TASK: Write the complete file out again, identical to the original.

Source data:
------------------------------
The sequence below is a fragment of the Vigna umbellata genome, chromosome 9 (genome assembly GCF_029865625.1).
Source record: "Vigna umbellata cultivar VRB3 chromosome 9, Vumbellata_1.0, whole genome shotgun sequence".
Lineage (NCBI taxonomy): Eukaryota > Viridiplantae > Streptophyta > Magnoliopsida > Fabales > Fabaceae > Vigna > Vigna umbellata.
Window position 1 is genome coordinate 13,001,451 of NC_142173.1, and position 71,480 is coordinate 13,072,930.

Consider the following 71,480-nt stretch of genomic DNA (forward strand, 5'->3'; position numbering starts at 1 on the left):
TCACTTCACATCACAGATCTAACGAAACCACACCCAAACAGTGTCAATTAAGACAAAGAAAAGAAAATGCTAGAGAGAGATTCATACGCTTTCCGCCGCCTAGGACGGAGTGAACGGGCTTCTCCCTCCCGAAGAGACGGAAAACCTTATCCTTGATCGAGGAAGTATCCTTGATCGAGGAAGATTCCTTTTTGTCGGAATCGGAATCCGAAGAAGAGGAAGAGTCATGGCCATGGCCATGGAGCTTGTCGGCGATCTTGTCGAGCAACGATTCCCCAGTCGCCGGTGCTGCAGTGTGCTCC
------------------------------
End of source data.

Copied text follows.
The sequence below is a fragment of the Vigna umbellata genome, chromosome 9 (genome assembly GCF_029865625.1).
Source record: "Vigna umbellata cultivar VRB3 chromosome 9, Vumbellata_1.0, whole genome shotgun sequence".
Lineage (NCBI taxonomy): Eukaryota > Viridiplantae > Streptophyta > Magnoliopsida > Fabales > Fabaceae > Vigna > Vigna umbellata.
Window position 1 is genome coordinate 13,001,451 of NC_142173.1, and position 71,480 is coordinate 13,072,930.

Consider the following 71,480-nt stretch of genomic DNA (forward strand, 5'->3'; position numbering starts at 1 on the left):
TCACTTCACATCACAGATCTAACGAAACCACACCCAAACAGTGTCAATTAAGACAAAGAAAAGAAAATGCTAGAGAGAGATTCATACGCTTTCCGCCGCCTAGGACGGAGTGAACGGGCTTCTCCCTCCCGAAGAGACGGAAAACCTTATCCTTGATCGAGGAAGTATCCTTGATCGAGGAAGATTCCTTTTTGTCGGAATCGGAATCCGAAGAAGAGGAAGAGTCATGGCCATGGCCATGGAGCTTGTCGGCGATCTTGTCGAGCAACGATTCCCCAGTCGCCGGTGCTGCAGTGTGCTCC